Washington: Mike Green
We are 17 days from the NHL trading deadline, which means that the heat is going to be turned up on all the Mike Green trade rumors. He is not making it easy on the Capitals to trade him. Since he had a six-game streak without a point in late November into early December, Green is 2-19-21, plus-6, in 24 games. What is almost more amazing is that he has been shooting in a little bit of bad luck. Those two goals have come on 50 shots, a 4.0 shooting percentage. His career shooting percentage is 8.3 percent (even if one includes only his post-Norris finalist years it is 6.8 percent). As it is, despite ranking 110th in total minutes by defensemen this season and 119th in average ice time per game, Green ranks eighth in points per game 0.72), between Erik Karlsson in eighth and Shea Weber in tenth. He is 2-2-4, minus-1, in seven career games against Los Angeles.
In the end…
The Caps played a solid game against the Kings in their meeting at Verizon Center on February 3rd, but this is another instance of having a poor record in the west coast half of the all-time series. The Caps have lost their last four meetings against the Kings in Los Angeles, their last win coming in December 2005 when Jamie Heward scored a pair of power play goals, and Brian Sutherby scored a shorthanded goal in a 3-2 win.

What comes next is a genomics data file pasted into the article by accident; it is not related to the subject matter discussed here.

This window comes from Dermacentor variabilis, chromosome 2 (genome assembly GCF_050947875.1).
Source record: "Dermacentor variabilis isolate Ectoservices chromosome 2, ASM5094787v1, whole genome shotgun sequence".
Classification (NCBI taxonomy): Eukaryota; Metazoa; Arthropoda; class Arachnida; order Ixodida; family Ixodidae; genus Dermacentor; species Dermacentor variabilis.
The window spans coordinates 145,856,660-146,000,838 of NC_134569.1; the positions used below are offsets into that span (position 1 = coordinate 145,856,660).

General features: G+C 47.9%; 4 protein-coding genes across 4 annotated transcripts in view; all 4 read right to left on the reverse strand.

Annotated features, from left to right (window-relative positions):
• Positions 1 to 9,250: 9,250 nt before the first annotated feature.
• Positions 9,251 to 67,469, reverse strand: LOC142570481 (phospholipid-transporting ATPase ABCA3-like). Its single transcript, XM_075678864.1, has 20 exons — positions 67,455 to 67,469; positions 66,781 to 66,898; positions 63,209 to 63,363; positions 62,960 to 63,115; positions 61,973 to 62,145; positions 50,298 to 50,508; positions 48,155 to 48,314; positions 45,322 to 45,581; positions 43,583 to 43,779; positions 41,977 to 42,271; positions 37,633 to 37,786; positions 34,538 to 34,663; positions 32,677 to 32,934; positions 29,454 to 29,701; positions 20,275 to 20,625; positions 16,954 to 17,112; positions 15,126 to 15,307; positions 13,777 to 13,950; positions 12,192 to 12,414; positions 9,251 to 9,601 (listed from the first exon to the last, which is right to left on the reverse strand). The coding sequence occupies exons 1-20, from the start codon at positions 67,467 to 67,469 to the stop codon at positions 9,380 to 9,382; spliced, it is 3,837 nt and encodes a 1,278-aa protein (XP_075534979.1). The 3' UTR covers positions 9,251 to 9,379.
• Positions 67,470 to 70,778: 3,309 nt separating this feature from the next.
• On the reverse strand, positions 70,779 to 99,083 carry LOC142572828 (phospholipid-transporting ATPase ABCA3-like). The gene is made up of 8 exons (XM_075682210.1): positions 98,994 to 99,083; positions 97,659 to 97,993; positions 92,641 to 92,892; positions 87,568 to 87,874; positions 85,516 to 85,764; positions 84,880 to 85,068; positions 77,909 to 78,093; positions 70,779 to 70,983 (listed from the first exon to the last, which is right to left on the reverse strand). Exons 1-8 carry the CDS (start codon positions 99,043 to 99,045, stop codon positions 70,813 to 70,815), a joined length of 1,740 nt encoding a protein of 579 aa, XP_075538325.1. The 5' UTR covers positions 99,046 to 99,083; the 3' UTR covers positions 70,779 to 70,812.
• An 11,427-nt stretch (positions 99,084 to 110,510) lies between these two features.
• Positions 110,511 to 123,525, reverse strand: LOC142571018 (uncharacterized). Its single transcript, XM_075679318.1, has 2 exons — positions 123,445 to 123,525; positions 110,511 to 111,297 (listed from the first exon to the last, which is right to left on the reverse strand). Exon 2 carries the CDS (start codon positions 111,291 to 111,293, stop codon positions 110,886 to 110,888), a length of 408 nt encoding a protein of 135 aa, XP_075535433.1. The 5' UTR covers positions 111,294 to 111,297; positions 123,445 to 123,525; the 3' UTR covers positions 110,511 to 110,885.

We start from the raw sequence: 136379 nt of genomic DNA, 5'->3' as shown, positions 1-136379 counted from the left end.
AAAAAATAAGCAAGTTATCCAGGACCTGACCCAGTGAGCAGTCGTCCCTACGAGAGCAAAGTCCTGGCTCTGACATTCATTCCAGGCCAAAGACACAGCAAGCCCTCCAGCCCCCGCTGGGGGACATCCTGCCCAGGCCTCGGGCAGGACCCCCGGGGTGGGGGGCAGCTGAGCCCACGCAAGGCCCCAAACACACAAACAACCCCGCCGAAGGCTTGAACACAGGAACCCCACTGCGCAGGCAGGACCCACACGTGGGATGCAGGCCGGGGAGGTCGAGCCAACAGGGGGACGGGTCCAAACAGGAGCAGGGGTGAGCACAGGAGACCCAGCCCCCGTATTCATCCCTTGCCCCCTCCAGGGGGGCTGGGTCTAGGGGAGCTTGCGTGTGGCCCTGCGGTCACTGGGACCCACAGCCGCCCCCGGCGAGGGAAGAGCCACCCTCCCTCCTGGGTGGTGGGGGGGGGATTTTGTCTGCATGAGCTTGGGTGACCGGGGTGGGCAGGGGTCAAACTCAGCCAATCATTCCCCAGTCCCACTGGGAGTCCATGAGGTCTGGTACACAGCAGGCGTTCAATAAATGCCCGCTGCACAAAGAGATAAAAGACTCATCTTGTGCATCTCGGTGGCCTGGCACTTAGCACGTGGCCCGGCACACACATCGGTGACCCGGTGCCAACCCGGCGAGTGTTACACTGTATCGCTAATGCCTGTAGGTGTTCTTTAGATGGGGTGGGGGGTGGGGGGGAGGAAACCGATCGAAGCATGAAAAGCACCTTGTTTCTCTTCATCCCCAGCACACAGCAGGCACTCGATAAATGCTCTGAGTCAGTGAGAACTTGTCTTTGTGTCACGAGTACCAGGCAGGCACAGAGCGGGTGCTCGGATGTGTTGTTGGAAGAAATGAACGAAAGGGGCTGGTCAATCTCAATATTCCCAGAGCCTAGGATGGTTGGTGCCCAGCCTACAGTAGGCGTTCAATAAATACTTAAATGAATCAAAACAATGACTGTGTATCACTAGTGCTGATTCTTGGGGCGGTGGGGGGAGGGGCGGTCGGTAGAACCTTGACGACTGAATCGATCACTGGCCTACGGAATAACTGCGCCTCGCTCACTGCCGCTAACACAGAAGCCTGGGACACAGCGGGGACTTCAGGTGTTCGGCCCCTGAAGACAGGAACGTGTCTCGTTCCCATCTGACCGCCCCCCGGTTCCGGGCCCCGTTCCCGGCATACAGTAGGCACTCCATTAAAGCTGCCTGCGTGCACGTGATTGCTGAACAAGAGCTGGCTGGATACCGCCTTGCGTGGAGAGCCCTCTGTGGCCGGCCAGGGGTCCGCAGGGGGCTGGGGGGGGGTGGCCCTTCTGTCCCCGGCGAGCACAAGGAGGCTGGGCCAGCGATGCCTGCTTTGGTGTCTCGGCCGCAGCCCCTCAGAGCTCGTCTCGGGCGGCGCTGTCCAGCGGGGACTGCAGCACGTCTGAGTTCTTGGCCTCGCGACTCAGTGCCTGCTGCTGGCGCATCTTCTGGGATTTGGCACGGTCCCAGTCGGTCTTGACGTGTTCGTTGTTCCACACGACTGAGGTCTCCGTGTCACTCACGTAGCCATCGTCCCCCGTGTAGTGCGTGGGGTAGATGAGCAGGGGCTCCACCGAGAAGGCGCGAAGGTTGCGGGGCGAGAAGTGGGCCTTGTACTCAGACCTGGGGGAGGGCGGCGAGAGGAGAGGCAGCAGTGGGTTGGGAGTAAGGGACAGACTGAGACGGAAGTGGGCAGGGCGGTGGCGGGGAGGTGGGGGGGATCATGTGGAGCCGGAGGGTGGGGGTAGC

The problem, as it seems to be on California trips, is scoring goals. The Caps have only six goals in their four straight losses to the Kings in Los Angeles. Of more recent concern, the Caps had scored only five goals in three road games before breaking out with five in their win over San Jose on Wednesday. Getting the kind of secondary scoring the Caps had in that win in San Jose is something that can’t be counted upon on a night-by-night basis (it is secondary scoring for a reason), but it is nice to know they have it in them to get it. In this one, the stars might need to show up.
Capitals 4 – Kings 2